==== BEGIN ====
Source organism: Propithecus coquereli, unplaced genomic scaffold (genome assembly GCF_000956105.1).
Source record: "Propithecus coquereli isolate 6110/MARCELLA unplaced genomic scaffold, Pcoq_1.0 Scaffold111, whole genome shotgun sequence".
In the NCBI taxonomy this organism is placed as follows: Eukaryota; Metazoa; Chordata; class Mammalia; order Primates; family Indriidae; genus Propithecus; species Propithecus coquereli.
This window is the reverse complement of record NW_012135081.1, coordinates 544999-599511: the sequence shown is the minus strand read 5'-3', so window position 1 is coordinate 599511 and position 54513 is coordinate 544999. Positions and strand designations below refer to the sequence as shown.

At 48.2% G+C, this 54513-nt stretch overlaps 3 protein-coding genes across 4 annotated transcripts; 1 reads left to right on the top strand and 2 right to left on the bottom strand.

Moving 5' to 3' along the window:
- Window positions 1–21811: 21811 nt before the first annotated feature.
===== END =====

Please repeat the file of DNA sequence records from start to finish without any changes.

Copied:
Source organism: Propithecus coquereli, unplaced genomic scaffold (genome assembly GCF_000956105.1).
Source record: "Propithecus coquereli isolate 6110/MARCELLA unplaced genomic scaffold, Pcoq_1.0 Scaffold111, whole genome shotgun sequence".
In the NCBI taxonomy this organism is placed as follows: Eukaryota; Metazoa; Chordata; class Mammalia; order Primates; family Indriidae; genus Propithecus; species Propithecus coquereli.
This window is the reverse complement of record NW_012135081.1, coordinates 544999-599511: the sequence shown is the minus strand read 5'-3', so window position 1 is coordinate 599511 and position 54513 is coordinate 544999. Positions and strand designations below refer to the sequence as shown.

At 48.2% G+C, this 54513-nt stretch overlaps 3 protein-coding genes across 4 annotated transcripts; 1 reads left to right on the top strand and 2 right to left on the bottom strand.

Moving 5' to 3' along the window:
- Window positions 1–21811: 21811 nt before the first annotated feature.